Re: Ever experienced electronic failure of Digital Piano? - 04/15/13 08:14 PM

The Please Wait issue seems to be a boot problem similar to what happens when a computer doesn't post. Perhaps the internal boot rom is corrupt. If the ROM chip can be replaced, it would seem like an easy fix. Looks like the issue isn't isolated to just one model.
Posted by: pianoworldanon

Re: Ever experienced electronic failure of Digital Piano? - 04/16/13 03:57 PM

Originally Posted By: galaxy4t
The Please Wait issue seems to be a boot problem similar to what happens when a computer doesn't post. Perhaps the internal boot rom is corrupt. If the ROM chip can be replaced, it would seem like an easy fix. Looks like the issue isn't isolated to just one model.


I agree.
Posted by: pv88

Re: Ever experienced electronic failure of Digital Piano? - 04/16/13 04:53 PM

[Edited]
Posted by: Kawai James

Re: Ever experienced electronic failure of Digital Piano? - 04/16/13 05:39 PM

Originally Posted By: pv88
Not that I want to continue to harp on a negative issue...


With the greatest respect, you have made a habit of doing precisely this for every instrument you have purchased - be it a Roland, Casio, or Kawai.

James
x
Posted by: Mike_Martin

Re: Ever experienced electronic failure of Digital Piano? - 04/16/13 06:16 PM

Pianoworldanon, since you're posting the same thing on multiple threads, I'll post my same comment here:

I have reached out to you privately to try to help you with your situation. I needed some basic information from you, like where you bought your Casio, your product serial number and specifically who at Casio you've been in touch with. You've told me that you don't want to tell me these things.

Clearly there is a breakdown in communication at Casio which I am trying to correct. I am trying to help you. Without information from you, I can't seem to figure out where you're getting this incorrect information. Casio will provide IN HOME WARRANTY REPAIR for Celviano products. This also includes large Privia models like PX-850. As the General Manager of the division, I'm quite certain what I am talking about.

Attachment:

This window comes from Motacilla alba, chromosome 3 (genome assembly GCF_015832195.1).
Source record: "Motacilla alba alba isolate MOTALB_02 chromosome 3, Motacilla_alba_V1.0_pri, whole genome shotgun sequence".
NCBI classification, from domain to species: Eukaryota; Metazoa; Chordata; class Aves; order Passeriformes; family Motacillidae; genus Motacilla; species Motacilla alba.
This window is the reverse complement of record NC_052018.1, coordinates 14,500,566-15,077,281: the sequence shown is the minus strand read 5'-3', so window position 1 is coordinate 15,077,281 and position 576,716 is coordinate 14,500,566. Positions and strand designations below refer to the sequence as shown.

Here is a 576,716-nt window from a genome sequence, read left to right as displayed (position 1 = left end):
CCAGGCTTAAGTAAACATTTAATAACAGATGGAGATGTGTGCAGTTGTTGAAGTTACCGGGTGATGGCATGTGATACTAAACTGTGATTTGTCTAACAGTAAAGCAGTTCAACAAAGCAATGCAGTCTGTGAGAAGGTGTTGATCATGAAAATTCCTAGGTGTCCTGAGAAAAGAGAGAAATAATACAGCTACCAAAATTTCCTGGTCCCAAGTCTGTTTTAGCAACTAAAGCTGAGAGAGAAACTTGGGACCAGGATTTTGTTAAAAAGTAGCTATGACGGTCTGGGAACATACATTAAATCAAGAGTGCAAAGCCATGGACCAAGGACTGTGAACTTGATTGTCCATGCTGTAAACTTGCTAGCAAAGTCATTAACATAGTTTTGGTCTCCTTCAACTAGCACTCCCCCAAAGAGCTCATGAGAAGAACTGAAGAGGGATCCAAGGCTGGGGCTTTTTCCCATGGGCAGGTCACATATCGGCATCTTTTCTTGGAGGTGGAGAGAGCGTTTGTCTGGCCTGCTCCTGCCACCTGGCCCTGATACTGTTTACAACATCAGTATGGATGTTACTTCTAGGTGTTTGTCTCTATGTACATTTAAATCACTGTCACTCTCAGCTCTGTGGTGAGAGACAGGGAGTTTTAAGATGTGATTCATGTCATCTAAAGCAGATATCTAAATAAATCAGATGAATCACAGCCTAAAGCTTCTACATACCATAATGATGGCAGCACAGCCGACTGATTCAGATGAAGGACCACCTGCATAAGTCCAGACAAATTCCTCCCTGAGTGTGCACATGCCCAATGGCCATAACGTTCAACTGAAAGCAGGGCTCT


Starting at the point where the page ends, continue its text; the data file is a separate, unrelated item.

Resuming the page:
If you'd like to provide me with this information, I'd personally make an effort to get your AP-620 up and running again. I also believe that there are adjustments to the the velocity curve and the brightness setting that will make you significantly happier with your AP-620.
Posted by: Mike_Martin

Re: Ever experienced electronic failure of Digital Piano? - 04/16/13 06:30 PM

PV88,
I personally came to your home and spent hours. Other Casio employees have been to your home. We replaced your AP-620 and your old one was brought back to Casio HQ where it has been played and played. Never while I was at your home were we able to duplicate for me. Never have we duplicated it with your old AP-620 which sits in a room down the hall from my office and gets played often. I believe you provided me with a recording where one note sounded out after everything else. That could be caused by a problem with the sustain or more likely the middle pedal, the sostenuto which you could be inadvertently playing, there could be other reasons but a recording is not enough to go on. I asked for other backup, including MIDI data from the AP-620 using its own built in recorder, we've never received that. Only a GarageBand file which unfortunately does not provide a way to actually see all the MIDI data that the AP-620 produces. If you can duplicate it, I'll come to your house again to see it and if its true we'll get to the heart of the issue. We stand by our products.
Posted by: EssBrace

Re: Ever experienced electronic failure of Digital Piano? - 04/16/13 06:30 PM